If you’re planning to serve a tenderloin roast or filet steaks for a special occasion or want to learn a new culinary skill, you’ve come to the right place. We’ll walk you through the steps and provide some tips on how to trim beef tenderloin perfectly every time. So, grab your knife, and let’s get started!
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When it comes to our favorite money-saving hack for the holidays, there’s nothing better than buying a whole cut of beef and trimming it yourself. As one of the most popular cuts for special occasions and the holidays, along with being the most tender muscle, a tenderloin roast is also consistently one of the most expensive cuts of beef. And we’re breaking down how to trim a beef tenderloin from start to finish.
Trimming a beef tenderloin may seem intimidating at first, but with a bit of practice and the right tools, it’s quite easy. Not only does trimming your own tenderloin save money on expensive cuts like filet mignon and chateaubriand, but it’s also a great way to guarantee a beautiful appearance and even cooking.
Cut Info: beef tenderloin
The tenderloin is an incredible lean cut of meat that benefits from gentle handling, expert cooking, and being paired with a delicious sauce. It has minimal marbling regardless of grade. And due to its position on the top portion of the back of the cow, it’s the least worked muscle on the animal, resulting in it being the most tender cut.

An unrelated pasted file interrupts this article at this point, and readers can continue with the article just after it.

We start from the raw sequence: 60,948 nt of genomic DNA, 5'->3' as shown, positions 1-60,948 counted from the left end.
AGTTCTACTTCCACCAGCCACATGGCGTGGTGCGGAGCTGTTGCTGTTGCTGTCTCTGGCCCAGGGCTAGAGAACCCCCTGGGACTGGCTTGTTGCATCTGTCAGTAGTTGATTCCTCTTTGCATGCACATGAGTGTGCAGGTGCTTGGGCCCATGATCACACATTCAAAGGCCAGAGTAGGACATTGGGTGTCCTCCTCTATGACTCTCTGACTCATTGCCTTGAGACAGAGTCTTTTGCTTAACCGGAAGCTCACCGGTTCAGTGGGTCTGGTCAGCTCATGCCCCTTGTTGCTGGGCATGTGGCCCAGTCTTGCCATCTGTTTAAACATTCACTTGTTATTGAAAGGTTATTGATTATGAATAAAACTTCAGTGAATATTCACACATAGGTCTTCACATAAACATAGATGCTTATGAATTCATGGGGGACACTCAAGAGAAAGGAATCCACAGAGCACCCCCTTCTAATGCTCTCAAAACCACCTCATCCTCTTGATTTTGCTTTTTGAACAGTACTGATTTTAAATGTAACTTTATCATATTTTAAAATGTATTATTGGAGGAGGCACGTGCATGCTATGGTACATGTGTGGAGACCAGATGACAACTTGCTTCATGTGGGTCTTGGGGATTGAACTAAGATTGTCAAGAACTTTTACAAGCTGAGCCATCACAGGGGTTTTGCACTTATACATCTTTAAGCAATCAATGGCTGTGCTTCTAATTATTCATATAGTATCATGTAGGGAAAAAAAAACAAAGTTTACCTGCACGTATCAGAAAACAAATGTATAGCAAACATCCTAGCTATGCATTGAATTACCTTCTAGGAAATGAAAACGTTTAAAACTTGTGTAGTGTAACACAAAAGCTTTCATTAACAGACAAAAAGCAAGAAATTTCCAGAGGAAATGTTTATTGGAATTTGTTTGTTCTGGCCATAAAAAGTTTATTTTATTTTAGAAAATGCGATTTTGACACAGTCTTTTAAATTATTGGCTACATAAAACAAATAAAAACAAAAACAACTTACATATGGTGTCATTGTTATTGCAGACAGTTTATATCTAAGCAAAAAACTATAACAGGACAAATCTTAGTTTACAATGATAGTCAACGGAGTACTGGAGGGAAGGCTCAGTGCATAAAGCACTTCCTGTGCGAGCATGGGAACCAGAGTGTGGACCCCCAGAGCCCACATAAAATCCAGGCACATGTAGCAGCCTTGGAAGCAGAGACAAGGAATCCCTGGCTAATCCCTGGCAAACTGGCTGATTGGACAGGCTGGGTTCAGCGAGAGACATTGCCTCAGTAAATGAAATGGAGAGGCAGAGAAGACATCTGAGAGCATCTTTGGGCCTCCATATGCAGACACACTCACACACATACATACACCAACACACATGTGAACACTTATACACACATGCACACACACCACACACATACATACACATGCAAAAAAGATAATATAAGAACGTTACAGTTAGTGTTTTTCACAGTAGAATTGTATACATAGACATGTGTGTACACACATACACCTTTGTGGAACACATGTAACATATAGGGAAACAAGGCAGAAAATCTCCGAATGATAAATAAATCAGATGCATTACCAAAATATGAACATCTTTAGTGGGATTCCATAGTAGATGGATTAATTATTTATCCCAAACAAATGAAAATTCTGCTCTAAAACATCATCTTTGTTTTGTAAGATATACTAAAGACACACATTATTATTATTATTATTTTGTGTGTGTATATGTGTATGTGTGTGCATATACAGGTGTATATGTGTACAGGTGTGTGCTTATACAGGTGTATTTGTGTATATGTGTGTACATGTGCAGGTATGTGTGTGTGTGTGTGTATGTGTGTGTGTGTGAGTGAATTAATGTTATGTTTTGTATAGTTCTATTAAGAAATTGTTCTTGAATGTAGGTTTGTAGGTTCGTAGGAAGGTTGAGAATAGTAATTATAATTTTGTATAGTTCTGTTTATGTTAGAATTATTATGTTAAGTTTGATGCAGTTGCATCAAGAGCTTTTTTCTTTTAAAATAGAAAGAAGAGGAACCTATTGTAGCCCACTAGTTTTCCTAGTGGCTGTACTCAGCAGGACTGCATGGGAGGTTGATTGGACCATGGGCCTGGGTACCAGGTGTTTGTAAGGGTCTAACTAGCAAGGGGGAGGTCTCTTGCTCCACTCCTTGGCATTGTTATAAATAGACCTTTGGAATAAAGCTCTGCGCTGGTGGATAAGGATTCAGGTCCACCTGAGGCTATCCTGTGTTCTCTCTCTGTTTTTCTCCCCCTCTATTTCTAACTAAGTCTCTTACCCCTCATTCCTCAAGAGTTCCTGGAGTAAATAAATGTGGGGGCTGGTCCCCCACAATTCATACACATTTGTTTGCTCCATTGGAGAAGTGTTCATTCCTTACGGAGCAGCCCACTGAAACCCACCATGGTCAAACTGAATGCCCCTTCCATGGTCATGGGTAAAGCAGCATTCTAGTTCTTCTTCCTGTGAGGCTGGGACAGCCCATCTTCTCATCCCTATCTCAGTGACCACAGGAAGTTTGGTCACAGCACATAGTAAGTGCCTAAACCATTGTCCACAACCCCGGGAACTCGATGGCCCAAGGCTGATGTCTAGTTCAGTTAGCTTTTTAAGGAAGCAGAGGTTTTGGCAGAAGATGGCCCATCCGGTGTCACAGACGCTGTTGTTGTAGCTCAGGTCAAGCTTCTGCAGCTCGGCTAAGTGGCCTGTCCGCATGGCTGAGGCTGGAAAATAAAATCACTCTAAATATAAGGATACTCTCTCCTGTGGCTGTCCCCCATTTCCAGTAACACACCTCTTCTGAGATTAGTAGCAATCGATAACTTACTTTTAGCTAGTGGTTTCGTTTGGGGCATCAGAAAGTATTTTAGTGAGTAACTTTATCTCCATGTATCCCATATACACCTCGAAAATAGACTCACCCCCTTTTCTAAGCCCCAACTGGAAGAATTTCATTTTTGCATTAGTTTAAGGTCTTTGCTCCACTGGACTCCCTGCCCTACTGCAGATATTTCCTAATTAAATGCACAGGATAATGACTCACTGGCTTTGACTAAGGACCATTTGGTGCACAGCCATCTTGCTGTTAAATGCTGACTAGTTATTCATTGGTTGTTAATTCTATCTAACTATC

Whole beef tenderloin is amazing smoked, cooked with the sous vide method, or used as the centerpiece of a beef wellington. As tenderloin steaks, it’s perfect pan-seared, grilled, or sous vide as well.
Where to buy a whole beef tenderloin
We can find prime-grade whole beef tenderloin at Costco all year long but often only find it around the holidays at our local grocery stores in the refrigerated meat case. It’s wet-aged and packed in plastic, called Cryovac, which extends the shelf life.
However, if we want a beautiful entire tenderloin any other time of the year or want a different grade, we order it directly from a local butcher shop or online from various online purveyors. Need help determining where to buy meat online? Check out our guide for our favorite places to order meat online.
How much does a whole beef tenderloin cost?
Prices tend to range from $14.98 for Choice to over $20 per pound for Prime and prices exceeding XX for beef labeled organic at the time of publication. For individual filet mignon steaks, we saw prices from $11.99 to $30 per pound depending on grade, with individual steaks coming in around 1/2 a pound each.
The tenderloin in the step-by-step photos below was a choice whole beef tenderloin from WildForkFoods that we were able to trim into 11 steaks.
How to Trim a Whole Beef Tenderloin
- Flexible sharp filet knife https://amzn.to/3NMFQXS
- cutting board
- Cut resistant gloves
- Paper towels
- Butchers Twine
- 1 Whole Beef Tenderloin around 6 pounds
Gather the necessary tools
- The first step is to arrange a clean work surface with a large cutting board and a very sharp knife.
- We also recommend butcher’s twine and a pair of cut-resistant gloves—this helps to minimize any chance of scrapes when handling meat and cutting it.
Pat it dry
- Start by removing the full beef tenderloin from the packing and patting the meat dry with paper towels. This will help you handle it better.